“We tend to acknowledge the negative mind states when they arise, but when did you last acknowledge the end of one?”
We tend to remember our failures more often than we do our achievements; at least that used to be the case with me.
I could recall within a millisecond all the negative things happened to me in the past, but fail to recall a positive achievement just as quickly.
It’s the nature of the mind to focus on the negative; in hopes of settling in the state of hopelessness.
Negativity keeps us feeling comfortable, that maybe this is just how things are.
And when it all ends, and positivity finally steps in — we stand still, baffled, and numb.
I recall positive events and write them down, every time I experience a negative event; I look at the long list of the positive that came out of the end of a negative one.
It’s fulfilling. Enriching. And a reminder that I’ve been through worse before.
Its basic Military training; put ’em through hell so that it shakes the fear out the soldiers.
An applicant with an above Average I.Q., is most likely to not be selected to serving in the Military.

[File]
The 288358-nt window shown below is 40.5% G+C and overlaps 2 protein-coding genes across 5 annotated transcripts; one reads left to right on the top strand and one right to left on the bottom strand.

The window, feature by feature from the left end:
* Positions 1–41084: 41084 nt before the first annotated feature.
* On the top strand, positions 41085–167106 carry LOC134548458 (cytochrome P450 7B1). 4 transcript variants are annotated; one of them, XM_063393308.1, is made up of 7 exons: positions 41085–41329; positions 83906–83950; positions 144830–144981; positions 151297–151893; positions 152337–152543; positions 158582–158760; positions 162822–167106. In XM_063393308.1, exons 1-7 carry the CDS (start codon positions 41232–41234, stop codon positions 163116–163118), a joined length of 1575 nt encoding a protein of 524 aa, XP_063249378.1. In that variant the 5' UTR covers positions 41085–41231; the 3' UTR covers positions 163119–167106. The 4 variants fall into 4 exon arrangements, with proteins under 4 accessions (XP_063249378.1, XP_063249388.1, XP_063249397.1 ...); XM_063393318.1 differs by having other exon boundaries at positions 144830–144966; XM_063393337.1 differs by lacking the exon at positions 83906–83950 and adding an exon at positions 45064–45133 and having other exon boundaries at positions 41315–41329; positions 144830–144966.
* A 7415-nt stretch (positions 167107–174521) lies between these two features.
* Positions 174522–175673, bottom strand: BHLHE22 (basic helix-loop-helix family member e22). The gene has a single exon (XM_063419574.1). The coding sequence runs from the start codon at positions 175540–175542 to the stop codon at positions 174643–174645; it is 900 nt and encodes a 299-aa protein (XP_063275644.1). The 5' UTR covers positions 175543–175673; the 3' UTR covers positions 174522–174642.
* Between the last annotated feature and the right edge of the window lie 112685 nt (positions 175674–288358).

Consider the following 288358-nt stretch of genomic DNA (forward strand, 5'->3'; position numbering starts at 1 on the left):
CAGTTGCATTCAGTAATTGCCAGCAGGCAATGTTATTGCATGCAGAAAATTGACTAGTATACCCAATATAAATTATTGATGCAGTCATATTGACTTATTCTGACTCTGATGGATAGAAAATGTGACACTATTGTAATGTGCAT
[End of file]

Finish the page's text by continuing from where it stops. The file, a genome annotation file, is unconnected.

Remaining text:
Primarily because they cannot be easily moulded. And God forbid, if they might one day start to think for themselves.
But none the less, there’s so much to learn from Military training about Life.
Life is the epitome of a Boot-Camp.
Constantly beating you up, down and out.
I was in a mind-state where I always blamed my failures on circumstances, I fucking hate circumstances.
There’s no such thing.
Forget about the mid-set that the negative position you’re in is because of some written destiny and as such this is how it’s meant to be.
Instead look to your past and recall; when you fell life was over — but you decided to give it just another chance, and succeeded.
I’m my worst critic. I’ll more often feel happier about a loss than about a profit.
Because a profit would mean, I’m leading towards arrogance.
A loss would mean, I’m humbling to a more sensitive and wise human being.
Look to your failures, but don’t let them be the culmination of your livelihood.
Look to your failures, and instead acknowledge what went wrong — analyse it, learn from it, and then make damn sure you don’t blame circumstances.